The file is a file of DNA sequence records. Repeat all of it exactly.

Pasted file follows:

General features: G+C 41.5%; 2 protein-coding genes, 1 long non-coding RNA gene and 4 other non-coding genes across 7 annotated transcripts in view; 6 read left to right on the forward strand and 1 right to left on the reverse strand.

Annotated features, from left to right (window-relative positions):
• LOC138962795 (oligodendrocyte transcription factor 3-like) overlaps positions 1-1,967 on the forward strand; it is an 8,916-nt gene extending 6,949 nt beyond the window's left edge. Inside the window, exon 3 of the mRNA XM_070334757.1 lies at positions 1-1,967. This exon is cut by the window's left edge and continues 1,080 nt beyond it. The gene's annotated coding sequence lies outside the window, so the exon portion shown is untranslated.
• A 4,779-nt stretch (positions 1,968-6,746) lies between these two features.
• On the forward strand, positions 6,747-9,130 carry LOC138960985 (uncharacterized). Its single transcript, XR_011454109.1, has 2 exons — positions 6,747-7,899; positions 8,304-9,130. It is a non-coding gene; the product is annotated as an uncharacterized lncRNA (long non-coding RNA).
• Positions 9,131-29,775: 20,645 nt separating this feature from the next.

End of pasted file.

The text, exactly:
General features: G+C 41.5%; 2 protein-coding genes, 1 long non-coding RNA gene and 4 other non-coding genes across 7 annotated transcripts in view; 6 read left to right on the forward strand and 1 right to left on the reverse strand.

Annotated features, from left to right (window-relative positions):
• LOC138962795 (oligodendrocyte transcription factor 3-like) overlaps positions 1-1,967 on the forward strand; it is an 8,916-nt gene extending 6,949 nt beyond the window's left edge. Inside the window, exon 3 of the mRNA XM_070334757.1 lies at positions 1-1,967. This exon is cut by the window's left edge and continues 1,080 nt beyond it. The gene's annotated coding sequence lies outside the window, so the exon portion shown is untranslated.
• A 4,779-nt stretch (positions 1,968-6,746) lies between these two features.
• On the forward strand, positions 6,747-9,130 carry LOC138960985 (uncharacterized). Its single transcript, XR_011454109.1, has 2 exons — positions 6,747-7,899; positions 8,304-9,130. It is a non-coding gene; the product is annotated as an uncharacterized lncRNA (long non-coding RNA).
• Positions 9,131-29,775: 20,645 nt separating this feature from the next.